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Stop talking and drive

More gadgets could increase danger on the roads

Shocking research released today by the Transport Research Laboratory revealed that driving while using a mobile phone is more dangerous than being drunk at the wheel.

Tests carried out by the Transport Research Laboratory, in association with Direct Line insurance, showed that driving skills are impaired more by using a mobile phone than by being over the legal alcohol limit and, contrary to popular belief, even drivers using hands-fee kits lost concentration.

On average, drivers' reaction times were 30 percent slower when talking on a mobile phone than when drunk, and 50 percent slower than normal driving.

"Most people accept that talking on a mobile phone while driving is distracting, however many drivers don't appreciate how dangerous it is," said Dominic Burch, Direct Line's road safety campaign manager.

On Wednesday this week the Republic of Ireland banned the use of handheld mobile phones while driving.

"Many countries in Europe and around the world have introduced a ban in the interest of road safety, and we hope the UK follows Ireland's example very soon," said Kevin Clinton, head of road safety at Rospa (the Royal Society for the Prevention of Accidents).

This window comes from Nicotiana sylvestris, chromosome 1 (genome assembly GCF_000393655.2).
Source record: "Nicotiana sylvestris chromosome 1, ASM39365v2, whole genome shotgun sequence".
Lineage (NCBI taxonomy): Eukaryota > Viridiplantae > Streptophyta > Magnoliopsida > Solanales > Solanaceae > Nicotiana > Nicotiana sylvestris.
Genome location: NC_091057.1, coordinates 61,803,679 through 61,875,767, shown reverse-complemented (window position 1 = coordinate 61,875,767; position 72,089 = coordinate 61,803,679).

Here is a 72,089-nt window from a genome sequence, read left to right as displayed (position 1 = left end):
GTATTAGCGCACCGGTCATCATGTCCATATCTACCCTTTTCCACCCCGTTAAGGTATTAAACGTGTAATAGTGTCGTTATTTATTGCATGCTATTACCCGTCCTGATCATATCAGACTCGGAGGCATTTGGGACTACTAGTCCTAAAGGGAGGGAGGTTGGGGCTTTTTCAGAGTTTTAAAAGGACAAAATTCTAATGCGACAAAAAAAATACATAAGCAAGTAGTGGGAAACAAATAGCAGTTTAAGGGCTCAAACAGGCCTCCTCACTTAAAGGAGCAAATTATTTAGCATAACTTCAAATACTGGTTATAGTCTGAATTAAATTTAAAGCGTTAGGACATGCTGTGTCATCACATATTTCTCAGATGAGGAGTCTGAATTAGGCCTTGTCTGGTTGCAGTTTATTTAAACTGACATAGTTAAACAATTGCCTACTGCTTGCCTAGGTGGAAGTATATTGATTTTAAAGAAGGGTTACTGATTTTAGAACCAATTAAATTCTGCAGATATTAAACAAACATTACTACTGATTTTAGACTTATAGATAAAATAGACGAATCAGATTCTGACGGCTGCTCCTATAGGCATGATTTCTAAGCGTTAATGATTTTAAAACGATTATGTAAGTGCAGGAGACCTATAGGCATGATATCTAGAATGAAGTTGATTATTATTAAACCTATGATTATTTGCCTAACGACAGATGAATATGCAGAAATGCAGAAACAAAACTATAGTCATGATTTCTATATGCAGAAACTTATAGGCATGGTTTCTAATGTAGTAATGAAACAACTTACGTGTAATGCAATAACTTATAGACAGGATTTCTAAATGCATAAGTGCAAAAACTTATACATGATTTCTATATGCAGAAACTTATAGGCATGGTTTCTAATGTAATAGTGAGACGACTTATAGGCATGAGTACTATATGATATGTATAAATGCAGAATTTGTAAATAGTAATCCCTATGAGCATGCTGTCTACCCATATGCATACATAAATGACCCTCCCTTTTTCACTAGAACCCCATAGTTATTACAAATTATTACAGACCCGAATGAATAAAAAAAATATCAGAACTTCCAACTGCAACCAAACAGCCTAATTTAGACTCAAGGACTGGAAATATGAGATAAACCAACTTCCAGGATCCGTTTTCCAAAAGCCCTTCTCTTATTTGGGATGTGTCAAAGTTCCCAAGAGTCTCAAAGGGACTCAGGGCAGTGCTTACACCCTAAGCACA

Although using a mobile while driving is not illegal in the UK, drivers can be prosecuted for dangerous driving, which carries a ban and a maximum penalty fine of £2,500.

But as other mobile devices, such as PDAs and laptops, become more popular, there is an increasing risk that people will also use these while driving.

"We have stopped a few drivers who have not been in control of their car and discovered they are typing an email on their laptop," said a spokesman for the Metropolitan Police. "But thankfully most drivers have more sense."

The Department of Health said it had not recorded any such cases but "would not put it past some people" to try to do this while driving.

Janet Anderson, MP for Rossendale, is currently pushing a bill through parliament to ban the use of handheld mobiles while driving, which receives its second reading on 12 April. If it is successful, then it may also need to be written to take into consideration all mobile devices.

The study involved 20 drivers using a simulator which reproduced different conditions.


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